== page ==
Monday, January 24, 2011

State of the Usual

The Future Foreshadowed

Obama frowning
Tomorrow President Obama gives the State of the Union address. Doubtless it will cover all the disparate bases of American domestic and foreign policy, be stuffed with the usual applause lines, and deftly navigate between the Scylla of American triumphalism and the Charybdis of looming dangers requiring the utmost of ingenuity, perseverance and purpose. He will deliver lines that will have Democrats standing and applauding even as Republicans sit, stone-faced. There will be a clutch of shout-outs to gallery attendees both ordinary and extraordinary. He will recap the travails of the economy over the past 2+ years and note that things are improving, although there's still a ways to go. Afterwards the utterly insipid punditocracy, drunk on their collectively self-appointed status as Very Serious People, will tell us What It All Means, which will of course be a mishmash of what the factions each represents want us to think it means.

It's all rather predictable. So why tune in? Three reasons:

  1. Is there any hope for respectful debate and political disagreement over the next two years? Who will attend, and how will they conduct themselves? Will there be outbursts, or at least ones audible to the home viewer? Will members of Congress cross the aisle to sit with some of the other party? Finally, will the Supreme Court attend? Or more accurately, will some of the conservative justices do so? Last year Obama called them out over the nakedly activist ruling in Citizens United, and now some apparently hold a grudge. That there is even the possibility that Chief Justice Roberts stays away beggars belief. While appointed for life, they appear so thin-skinned and insecure about their own ruling as to suggest ongoing embarrassment. Roberts frets that the event is a pep rally too political to attend; however the speeches and activities of many of the justices shows that they rise above the fray only selectively, and at their choosing. To not attend a political event is itself a political act.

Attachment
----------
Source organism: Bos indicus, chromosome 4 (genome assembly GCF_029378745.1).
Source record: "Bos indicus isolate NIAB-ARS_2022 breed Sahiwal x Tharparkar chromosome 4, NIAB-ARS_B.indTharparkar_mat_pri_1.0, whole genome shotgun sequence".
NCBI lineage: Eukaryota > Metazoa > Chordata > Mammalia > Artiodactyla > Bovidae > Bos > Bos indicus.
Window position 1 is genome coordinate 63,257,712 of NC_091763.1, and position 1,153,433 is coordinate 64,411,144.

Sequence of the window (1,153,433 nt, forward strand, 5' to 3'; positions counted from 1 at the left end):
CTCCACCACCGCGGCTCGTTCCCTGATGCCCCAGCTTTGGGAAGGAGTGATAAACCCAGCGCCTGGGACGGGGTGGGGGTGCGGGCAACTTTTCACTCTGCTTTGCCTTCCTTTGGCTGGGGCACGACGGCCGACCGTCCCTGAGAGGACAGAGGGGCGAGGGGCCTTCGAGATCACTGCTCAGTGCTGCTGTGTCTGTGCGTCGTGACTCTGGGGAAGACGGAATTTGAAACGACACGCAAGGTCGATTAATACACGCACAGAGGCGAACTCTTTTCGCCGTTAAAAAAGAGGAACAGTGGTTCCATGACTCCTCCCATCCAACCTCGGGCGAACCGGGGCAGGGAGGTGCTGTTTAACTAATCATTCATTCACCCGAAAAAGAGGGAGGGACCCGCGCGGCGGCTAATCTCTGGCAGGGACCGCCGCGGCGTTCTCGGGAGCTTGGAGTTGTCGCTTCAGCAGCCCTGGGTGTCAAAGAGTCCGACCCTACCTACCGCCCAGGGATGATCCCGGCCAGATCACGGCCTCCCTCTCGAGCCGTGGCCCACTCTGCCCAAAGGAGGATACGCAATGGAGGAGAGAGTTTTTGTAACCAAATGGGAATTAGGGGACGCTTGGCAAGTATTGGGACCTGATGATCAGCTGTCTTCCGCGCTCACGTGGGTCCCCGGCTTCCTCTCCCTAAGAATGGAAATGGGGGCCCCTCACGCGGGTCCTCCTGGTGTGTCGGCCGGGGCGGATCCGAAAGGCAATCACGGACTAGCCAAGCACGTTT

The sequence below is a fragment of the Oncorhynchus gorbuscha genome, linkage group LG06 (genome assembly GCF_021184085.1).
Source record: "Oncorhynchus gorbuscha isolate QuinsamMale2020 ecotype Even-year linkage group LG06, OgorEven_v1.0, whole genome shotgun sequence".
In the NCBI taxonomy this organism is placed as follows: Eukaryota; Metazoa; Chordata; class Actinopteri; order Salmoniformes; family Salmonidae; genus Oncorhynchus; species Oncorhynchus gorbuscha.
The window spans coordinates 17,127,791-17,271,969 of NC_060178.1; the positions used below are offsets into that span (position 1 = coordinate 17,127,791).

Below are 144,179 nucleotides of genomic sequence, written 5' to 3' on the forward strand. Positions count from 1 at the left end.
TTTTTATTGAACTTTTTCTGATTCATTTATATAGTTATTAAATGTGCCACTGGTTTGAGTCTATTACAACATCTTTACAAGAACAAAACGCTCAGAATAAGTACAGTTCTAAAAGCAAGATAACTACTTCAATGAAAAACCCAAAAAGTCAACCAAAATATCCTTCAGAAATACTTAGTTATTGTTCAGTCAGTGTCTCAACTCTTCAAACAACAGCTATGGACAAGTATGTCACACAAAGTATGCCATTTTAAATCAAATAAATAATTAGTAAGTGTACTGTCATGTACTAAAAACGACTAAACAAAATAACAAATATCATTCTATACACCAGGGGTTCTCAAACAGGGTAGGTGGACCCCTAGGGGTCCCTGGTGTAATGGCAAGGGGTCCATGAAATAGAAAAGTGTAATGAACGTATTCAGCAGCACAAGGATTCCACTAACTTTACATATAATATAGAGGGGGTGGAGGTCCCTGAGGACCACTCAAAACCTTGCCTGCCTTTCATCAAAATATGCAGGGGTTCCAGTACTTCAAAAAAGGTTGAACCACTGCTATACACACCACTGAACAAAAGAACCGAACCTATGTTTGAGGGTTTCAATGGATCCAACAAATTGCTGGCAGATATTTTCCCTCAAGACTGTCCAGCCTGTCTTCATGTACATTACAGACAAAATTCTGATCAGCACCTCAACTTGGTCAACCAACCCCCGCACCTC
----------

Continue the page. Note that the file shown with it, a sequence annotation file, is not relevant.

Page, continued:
2. Does Obama have any independent agenda remaining? Given his penchant towards unilateral policy compromise it's hard to know what he stands for. He has consistently let Congress lead on policy definition. Vilified by both left and right for being a tool of the other he gets no credit for holding the middle ground, perhaps because he consistently fails to define what that middle ground is, much less defend it against ferocious push and pull from the flanks. The fulcrum on which his independence balances or pivots downward is the national debt and the budget deficits adding to it. This will be a large part of the speech, second only to jobs and the economy. A flaccid meander on the subject that gives a nod to all positions will presage his final undoing as an effective leader. Obama must define an intelligent, compassionate, and compelling middle ground, and provide it a spirited, full-throated and unambiguous advocacy. He must take political risks; to not do so would be a larger and more dangerous course, both for his career and for the country.
  3. Are climate and energy a real priority, or just another shabby article on the laundry list? There has been no significant legislation on this in the past two years, and Republicans are committed to preventing any executive action by the EPA. Obama must lead on this, as Congress has repeatedly shown it is incapable of putting aside the narrow interests of its bagmen. The temptation will be to enact more tax cuts of various kinds across a yet-broader array of technologies, benefiting incumbent interests, stifling innovation, and further ceding global leadership to foreign countries and companies. The deficit will constrain bold action on grants and will likely rein in tax cuts too. I hope against hope that Obama will propose something truly bold, which would make the US a leader, level the playing field amongst energy interests, and also improve the budget.
While the speech itself is not terribly important, the spectacle will tell us much about whether the next two years will be marked by strong, decisive action, or relentless partisan wrangling and little accomplishment. It foreshadows the very future of our country as a competitive nation in an increasingly competitive global economy.

No comments:

Post a Comment